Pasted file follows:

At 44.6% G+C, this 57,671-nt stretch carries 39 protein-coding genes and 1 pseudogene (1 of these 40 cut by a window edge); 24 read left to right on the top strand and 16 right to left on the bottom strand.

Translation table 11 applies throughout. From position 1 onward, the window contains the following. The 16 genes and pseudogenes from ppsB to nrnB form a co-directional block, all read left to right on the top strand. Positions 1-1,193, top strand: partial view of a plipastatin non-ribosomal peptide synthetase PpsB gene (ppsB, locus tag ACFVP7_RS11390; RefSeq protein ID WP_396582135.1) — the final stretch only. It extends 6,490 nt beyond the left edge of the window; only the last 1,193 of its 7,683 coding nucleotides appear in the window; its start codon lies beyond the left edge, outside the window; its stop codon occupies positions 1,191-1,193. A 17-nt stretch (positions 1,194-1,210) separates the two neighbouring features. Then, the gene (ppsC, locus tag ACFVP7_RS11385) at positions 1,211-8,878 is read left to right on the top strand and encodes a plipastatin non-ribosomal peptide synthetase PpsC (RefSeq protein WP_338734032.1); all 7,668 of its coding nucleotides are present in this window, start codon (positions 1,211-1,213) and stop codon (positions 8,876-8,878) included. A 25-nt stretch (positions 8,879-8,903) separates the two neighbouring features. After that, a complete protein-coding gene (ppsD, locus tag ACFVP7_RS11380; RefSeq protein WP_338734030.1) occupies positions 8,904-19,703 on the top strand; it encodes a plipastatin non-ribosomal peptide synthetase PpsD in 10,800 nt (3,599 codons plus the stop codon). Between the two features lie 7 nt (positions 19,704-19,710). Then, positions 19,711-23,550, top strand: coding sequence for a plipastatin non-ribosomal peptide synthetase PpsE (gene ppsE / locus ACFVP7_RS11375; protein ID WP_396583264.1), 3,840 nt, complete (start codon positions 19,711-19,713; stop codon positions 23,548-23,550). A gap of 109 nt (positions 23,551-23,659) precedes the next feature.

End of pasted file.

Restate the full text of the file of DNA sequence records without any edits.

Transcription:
At 44.6% G+C, this 57,671-nt stretch carries 39 protein-coding genes and 1 pseudogene (1 of these 40 cut by a window edge); 24 read left to right on the top strand and 16 right to left on the bottom strand.

Translation table 11 applies throughout. From position 1 onward, the window contains the following. The 16 genes and pseudogenes from ppsB to nrnB form a co-directional block, all read left to right on the top strand. Positions 1-1,193, top strand: partial view of a plipastatin non-ribosomal peptide synthetase PpsB gene (ppsB, locus tag ACFVP7_RS11390; RefSeq protein ID WP_396582135.1) — the final stretch only. It extends 6,490 nt beyond the left edge of the window; only the last 1,193 of its 7,683 coding nucleotides appear in the window; its start codon lies beyond the left edge, outside the window; its stop codon occupies positions 1,191-1,193. A 17-nt stretch (positions 1,194-1,210) separates the two neighbouring features. Then, the gene (ppsC, locus tag ACFVP7_RS11385) at positions 1,211-8,878 is read left to right on the top strand and encodes a plipastatin non-ribosomal peptide synthetase PpsC (RefSeq protein WP_338734032.1); all 7,668 of its coding nucleotides are present in this window, start codon (positions 1,211-1,213) and stop codon (positions 8,876-8,878) included. A 25-nt stretch (positions 8,879-8,903) separates the two neighbouring features. After that, a complete protein-coding gene (ppsD, locus tag ACFVP7_RS11380; RefSeq protein WP_338734030.1) occupies positions 8,904-19,703 on the top strand; it encodes a plipastatin non-ribosomal peptide synthetase PpsD in 10,800 nt (3,599 codons plus the stop codon). Between the two features lie 7 nt (positions 19,704-19,710). Then, positions 19,711-23,550, top strand: coding sequence for a plipastatin non-ribosomal peptide synthetase PpsE (gene ppsE / locus ACFVP7_RS11375; protein ID WP_396583264.1), 3,840 nt, complete (start codon positions 19,711-19,713; stop codon positions 23,548-23,550). A gap of 109 nt (positions 23,551-23,659) precedes the next feature.